'Justice for Bryan'

The Sheriff's Department and District Attorney's Office will re-review the perplexing case of Bryan Brady



Bryan Brady should have turned 23 this month.

The Paso Robles resident died tragically two years ago on the night of his 21st birthday. And for those two years, the investigators handling the case have stuck with the same conclusion: It was an accident.

LIFE CUT SHORT :  Whether Bryan Brady’s death was accidental or more sinister could be determined following new investigative efforts from the SLO County Sheriff’s Department and District Attorney’s Office. - PHOTO COURTESY OF THE BRADY FAMILY
  • LIFE CUT SHORT : Whether Bryan Brady’s death was accidental or more sinister could be determined following new investigative efforts from the SLO County Sheriff’s Department and District Attorney’s Office.

Here are a few reasons why many people still don’t think it was an accident:

• The location of his body indicated that Brady was walking away from home rather than toward it.

• He was in several fights the night of his death and was reportedly knocked unconscious.

• According to various sources, some people in Paso Robles have been going around bragging that they killed Brady.

Actually, police first determined that Brady had killed himself, based on several witness accounts. But they later cast aside that theory and replaced it with a new explanation that Brady either tripped and fell on the tracks or fell asleep there.

Though the cause of death remains unchanged, a new team of investigators is gearing up to take another look at the facts surrounding Brady’s death. With investigators from the San Luis Obispo County Sheriff’s Department taking the lead, the Brady case is about to get a new set of eyes.

Paso Robles interim Police Chief Robert Burton recently asked the sheriff and District Attorney’s Office to re-review the case. Burton said he was approached by Brady’s parents, who asked for “a fresh set of eyes.”

“I suggested we could ask the Sheriff’s Office and District Attorney to review the case,” Burton said in an e-mail to New Times. “The Bradys agreed with this suggestion and I called to see if the Sheriff and DA would be willing to assist the Paso Robles Police Department. Both agencies agreed to assist and we plan to meet soon to review the entire case.”

Burton took over for former police chief Lisa Solomon, who resigned in March amid allegations of inappropriate behavior.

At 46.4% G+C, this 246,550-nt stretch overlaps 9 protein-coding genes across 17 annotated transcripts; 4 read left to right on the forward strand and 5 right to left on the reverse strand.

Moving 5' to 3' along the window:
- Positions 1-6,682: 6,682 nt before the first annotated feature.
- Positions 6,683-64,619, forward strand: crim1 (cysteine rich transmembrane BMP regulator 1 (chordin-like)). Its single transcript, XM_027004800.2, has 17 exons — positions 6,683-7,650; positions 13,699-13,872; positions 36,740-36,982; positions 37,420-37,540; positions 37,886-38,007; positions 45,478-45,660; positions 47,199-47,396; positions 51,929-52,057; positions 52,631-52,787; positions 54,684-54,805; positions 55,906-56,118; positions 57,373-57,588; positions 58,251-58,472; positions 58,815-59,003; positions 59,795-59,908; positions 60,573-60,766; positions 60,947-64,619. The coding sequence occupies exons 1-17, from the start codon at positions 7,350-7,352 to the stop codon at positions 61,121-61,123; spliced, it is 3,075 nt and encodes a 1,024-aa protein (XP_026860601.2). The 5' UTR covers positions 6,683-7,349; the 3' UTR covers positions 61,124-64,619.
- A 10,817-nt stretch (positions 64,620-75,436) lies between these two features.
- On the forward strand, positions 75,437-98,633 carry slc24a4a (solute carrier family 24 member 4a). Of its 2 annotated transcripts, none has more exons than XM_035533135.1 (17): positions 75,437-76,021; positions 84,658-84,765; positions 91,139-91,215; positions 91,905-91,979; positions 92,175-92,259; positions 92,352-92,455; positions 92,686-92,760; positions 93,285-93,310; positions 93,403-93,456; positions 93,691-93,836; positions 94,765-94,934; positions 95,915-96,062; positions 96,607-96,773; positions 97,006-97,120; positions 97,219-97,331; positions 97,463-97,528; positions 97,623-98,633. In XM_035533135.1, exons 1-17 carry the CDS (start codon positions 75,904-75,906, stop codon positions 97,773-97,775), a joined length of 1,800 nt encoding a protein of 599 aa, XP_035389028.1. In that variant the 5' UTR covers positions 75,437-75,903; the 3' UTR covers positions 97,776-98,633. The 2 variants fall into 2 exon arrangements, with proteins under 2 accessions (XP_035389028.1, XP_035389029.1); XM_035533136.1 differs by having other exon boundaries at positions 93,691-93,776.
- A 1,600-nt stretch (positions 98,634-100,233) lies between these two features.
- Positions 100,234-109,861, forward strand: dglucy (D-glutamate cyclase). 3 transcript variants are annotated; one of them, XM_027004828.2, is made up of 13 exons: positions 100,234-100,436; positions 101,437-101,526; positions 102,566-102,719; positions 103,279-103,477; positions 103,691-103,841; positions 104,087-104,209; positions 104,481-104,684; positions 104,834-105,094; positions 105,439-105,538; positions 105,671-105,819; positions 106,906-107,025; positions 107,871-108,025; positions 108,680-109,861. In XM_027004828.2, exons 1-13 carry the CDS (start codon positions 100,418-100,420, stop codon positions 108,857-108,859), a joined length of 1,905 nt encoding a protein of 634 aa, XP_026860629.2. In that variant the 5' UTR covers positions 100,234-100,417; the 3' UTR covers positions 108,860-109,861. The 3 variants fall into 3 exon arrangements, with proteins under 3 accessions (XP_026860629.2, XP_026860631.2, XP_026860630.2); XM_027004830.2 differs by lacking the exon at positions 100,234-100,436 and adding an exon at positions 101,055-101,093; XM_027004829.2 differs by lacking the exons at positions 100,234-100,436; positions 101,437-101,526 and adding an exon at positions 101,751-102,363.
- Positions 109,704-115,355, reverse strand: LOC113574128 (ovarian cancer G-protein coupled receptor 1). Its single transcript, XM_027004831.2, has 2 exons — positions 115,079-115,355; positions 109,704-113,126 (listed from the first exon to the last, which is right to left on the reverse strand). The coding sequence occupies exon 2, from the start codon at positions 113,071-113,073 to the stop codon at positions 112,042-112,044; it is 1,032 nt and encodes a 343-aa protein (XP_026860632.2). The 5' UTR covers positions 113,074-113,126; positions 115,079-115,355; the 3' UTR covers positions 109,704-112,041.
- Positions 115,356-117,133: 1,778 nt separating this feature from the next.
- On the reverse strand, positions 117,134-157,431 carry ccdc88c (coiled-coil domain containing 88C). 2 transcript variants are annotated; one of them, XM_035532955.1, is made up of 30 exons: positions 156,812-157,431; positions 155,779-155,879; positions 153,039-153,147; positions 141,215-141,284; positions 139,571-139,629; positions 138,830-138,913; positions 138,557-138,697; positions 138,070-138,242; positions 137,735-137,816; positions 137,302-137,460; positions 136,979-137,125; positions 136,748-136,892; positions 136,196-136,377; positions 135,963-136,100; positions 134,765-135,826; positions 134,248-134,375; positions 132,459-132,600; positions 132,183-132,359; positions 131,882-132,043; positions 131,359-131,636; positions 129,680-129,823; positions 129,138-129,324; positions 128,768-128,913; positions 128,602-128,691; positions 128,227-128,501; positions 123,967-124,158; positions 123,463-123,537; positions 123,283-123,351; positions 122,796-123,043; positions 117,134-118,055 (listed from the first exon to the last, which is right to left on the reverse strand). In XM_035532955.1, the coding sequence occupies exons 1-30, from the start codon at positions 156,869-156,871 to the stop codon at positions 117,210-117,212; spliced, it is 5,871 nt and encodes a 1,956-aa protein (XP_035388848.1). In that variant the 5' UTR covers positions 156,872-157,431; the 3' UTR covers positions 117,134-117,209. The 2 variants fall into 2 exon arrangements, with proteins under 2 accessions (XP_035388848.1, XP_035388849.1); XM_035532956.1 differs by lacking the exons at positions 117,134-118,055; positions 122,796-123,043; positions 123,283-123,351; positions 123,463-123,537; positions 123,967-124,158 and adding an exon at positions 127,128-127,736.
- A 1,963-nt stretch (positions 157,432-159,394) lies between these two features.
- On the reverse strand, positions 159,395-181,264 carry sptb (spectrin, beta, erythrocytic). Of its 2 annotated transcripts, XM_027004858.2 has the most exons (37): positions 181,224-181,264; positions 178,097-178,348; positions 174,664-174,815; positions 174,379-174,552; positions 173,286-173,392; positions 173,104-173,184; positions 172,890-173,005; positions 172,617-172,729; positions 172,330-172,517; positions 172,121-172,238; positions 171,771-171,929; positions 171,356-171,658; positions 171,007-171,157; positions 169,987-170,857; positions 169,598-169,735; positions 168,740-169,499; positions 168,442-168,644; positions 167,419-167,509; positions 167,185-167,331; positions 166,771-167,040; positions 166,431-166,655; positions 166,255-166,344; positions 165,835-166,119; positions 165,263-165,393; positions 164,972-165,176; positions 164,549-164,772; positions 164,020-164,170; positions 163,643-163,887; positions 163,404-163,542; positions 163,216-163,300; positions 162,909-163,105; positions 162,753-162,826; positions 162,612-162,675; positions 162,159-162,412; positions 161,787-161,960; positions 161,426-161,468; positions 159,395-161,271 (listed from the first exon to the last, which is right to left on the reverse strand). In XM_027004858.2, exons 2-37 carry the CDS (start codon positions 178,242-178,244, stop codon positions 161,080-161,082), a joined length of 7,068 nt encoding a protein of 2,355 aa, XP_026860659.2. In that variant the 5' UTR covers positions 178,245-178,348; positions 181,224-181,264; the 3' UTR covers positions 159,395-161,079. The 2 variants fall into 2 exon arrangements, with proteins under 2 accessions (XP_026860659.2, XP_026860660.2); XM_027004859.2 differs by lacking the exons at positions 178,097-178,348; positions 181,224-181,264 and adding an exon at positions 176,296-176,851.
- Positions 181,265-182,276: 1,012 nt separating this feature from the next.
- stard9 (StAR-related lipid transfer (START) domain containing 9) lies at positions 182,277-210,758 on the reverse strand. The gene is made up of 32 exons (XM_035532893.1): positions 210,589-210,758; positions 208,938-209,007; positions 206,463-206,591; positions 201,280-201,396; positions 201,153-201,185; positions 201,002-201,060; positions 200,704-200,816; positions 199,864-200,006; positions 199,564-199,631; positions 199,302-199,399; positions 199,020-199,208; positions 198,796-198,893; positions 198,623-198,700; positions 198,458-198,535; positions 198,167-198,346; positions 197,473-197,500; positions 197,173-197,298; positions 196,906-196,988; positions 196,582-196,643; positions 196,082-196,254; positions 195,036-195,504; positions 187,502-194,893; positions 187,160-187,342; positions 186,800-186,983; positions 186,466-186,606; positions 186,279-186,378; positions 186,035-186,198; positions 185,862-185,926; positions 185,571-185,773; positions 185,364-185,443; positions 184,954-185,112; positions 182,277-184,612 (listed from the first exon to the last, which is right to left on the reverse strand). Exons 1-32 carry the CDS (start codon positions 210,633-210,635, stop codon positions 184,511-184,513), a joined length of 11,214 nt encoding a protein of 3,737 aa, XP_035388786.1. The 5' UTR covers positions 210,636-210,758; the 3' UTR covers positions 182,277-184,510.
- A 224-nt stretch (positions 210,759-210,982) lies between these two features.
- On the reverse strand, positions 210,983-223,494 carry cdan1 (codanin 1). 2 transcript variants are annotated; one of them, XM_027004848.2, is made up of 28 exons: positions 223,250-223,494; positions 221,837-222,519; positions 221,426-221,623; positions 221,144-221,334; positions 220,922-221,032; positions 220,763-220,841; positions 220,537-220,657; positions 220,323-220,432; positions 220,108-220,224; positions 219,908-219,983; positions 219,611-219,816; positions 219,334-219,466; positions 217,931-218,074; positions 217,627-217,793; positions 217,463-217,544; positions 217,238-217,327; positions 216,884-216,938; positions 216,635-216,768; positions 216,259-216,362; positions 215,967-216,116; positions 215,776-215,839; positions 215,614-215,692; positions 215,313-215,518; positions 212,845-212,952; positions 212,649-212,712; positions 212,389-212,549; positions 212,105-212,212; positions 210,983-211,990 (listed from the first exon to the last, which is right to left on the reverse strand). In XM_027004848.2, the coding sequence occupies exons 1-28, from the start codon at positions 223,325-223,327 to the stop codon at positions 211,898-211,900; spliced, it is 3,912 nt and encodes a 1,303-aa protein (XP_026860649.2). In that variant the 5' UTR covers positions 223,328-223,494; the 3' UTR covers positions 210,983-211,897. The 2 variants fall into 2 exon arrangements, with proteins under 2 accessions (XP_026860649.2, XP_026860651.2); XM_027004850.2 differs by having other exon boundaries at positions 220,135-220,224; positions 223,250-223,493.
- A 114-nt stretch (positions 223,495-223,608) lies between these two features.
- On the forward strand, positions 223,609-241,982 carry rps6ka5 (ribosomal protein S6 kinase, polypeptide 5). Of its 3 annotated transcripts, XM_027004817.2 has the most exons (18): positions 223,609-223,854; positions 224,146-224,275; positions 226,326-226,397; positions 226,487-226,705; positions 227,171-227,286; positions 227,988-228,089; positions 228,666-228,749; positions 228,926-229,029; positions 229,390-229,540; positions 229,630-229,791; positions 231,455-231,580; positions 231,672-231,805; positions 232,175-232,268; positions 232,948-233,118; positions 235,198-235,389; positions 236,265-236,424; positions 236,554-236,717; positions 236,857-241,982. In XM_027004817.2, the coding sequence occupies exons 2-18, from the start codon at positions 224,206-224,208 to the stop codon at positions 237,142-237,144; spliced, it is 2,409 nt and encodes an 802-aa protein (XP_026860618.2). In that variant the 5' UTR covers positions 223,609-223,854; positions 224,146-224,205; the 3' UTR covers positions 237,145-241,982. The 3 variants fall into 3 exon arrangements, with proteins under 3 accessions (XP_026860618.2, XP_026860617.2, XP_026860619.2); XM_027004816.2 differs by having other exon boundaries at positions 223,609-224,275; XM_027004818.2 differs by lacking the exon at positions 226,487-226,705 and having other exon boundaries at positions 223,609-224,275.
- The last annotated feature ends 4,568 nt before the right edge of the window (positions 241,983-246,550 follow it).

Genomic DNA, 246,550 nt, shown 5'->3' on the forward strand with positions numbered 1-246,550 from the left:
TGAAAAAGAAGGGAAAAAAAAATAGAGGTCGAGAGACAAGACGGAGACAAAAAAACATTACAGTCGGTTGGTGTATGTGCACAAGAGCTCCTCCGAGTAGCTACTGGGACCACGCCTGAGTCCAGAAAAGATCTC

Cmdr. Ron Hastie with the Sheriff’s Department said the various agencies will meet soon to review the case, but he noted that it’s very early in the process and no one has yet talked about reclassifying the case as anything other than an accident.

“I think it’s just a review and a determination as to whether or not there’s additional work that can be done,” Hastie said. “Obviously we’re charged, as law enforcement, with finding out what happened.”

Even if the determination of the cause of death remains—that it was an accident—Hastie said the goal would be to better understand what led Brady to end up on the tracks.

Investigators from the District Attorney’s Office will also assist as needed in the revamped investigation. Office spokesman Jerret Gran said it’s not uncommon for the DA to re-review such cases.

The Bradys never bought the original explanation of their son’s death. They hired a private investigator who doubled up on previous interviews and developed his own report. Not only do the Bradys now believe their son’s death was no accident, they think they know who was behind it.

 “At this point in time, we don’t know where the review will take us,” Don Brady, a Paso Robles vintner and Bryan’s father, said in an e-mail.

Part of the reason the Bradys and Bryan’s friends have trouble buying the accidental-death scenario was that he reportedly was involved in two fights the night before and was knocked unconscious at least once. In fact, the Bradys sued the bar Bryan patronized the night before his death, alleging wrongful death and negligence. That case is still working its way through the Paso Robles Superior Court.

According to witness statements in police records, Brady was involved in a fight with about five Hispanic males, some of whom a bar employee thought were members of Paso’s oldest gang, the Paso Robles 13—or PR 13—because some had the number 13 tattooed on the backs of their necks. All of the fighters were kicked out of the bar and witnesses told police they saw Brady lying on the ground outside unconscious for about three to five minutes.

Brady’s body was later found on the Union Pacific tracks that cut through downtown Paso Robles. He was lying on the tracks when the train hit him about 6:15 a.m., but the last time anyone reported seeing him was at about 3 a.m. And his body was found farther north than it should have been. It wasn’t uncommon for Brady to walk along the tracks on his way from downtown to his parents’ house. But if he was, in fact, heading home that night, he likely would have headed south rather than north of the bar, where his body was found.

July 31 would be Brady’s 23rd birthday, if he were still alive. Following Brady’s death, his friends and family started a Facebook group, “Justice for Bryan Brady,” which aims to “raise awareness about the injustice of his unsolved case and to inform the public who he truly was … .” The group has scheduled a celebration for Brady it’s calling “BRADYGADE.”

According to chief Burton, “If new investigative leads are uncovered, we will work together to ensure this case is thoroughly investigated. And that’s about all I have at the moment.”

News Editor Colin Rigley can be reached at


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